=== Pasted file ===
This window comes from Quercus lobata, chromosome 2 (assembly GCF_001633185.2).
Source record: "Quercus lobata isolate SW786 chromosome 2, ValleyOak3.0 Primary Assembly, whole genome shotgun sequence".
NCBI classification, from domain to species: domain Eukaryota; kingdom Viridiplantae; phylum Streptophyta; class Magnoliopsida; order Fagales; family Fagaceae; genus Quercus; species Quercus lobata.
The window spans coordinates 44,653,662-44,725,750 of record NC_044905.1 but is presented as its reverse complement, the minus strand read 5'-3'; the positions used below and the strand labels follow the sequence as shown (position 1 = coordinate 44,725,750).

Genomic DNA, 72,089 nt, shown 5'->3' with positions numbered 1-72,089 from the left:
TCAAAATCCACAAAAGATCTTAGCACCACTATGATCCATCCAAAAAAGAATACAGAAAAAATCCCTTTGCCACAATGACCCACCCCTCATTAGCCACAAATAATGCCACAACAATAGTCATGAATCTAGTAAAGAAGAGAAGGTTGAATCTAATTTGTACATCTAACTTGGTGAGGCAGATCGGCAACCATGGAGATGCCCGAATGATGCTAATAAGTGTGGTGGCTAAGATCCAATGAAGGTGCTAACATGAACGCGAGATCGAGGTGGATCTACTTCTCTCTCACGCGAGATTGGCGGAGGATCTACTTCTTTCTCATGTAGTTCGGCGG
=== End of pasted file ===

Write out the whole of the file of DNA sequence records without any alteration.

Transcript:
This window comes from Quercus lobata, chromosome 2 (assembly GCF_001633185.2).
Source record: "Quercus lobata isolate SW786 chromosome 2, ValleyOak3.0 Primary Assembly, whole genome shotgun sequence".
NCBI classification, from domain to species: domain Eukaryota; kingdom Viridiplantae; phylum Streptophyta; class Magnoliopsida; order Fagales; family Fagaceae; genus Quercus; species Quercus lobata.
The window spans coordinates 44,653,662-44,725,750 of record NC_044905.1 but is presented as its reverse complement, the minus strand read 5'-3'; the positions used below and the strand labels follow the sequence as shown (position 1 = coordinate 44,725,750).

Genomic DNA, 72,089 nt, shown 5'->3' with positions numbered 1-72,089 from the left:
TCAAAATCCACAAAAGATCTTAGCACCACTATGATCCATCCAAAAAAGAATACAGAAAAAATCCCTTTGCCACAATGACCCACCCCTCATTAGCCACAAATAATGCCACAACAATAGTCATGAATCTAGTAAAGAAGAGAAGGTTGAATCTAATTTGTACATCTAACTTGGTGAGGCAGATCGGCAACCATGGAGATGCCCGAATGATGCTAATAAGTGTGGTGGCTAAGATCCAATGAAGGTGCTAACATGAACGCGAGATCGAGGTGGATCTACTTCTCTCTCACGCGAGATTGGCGGAGGATCTACTTCTTTCTCATGTAGTTCGGCGG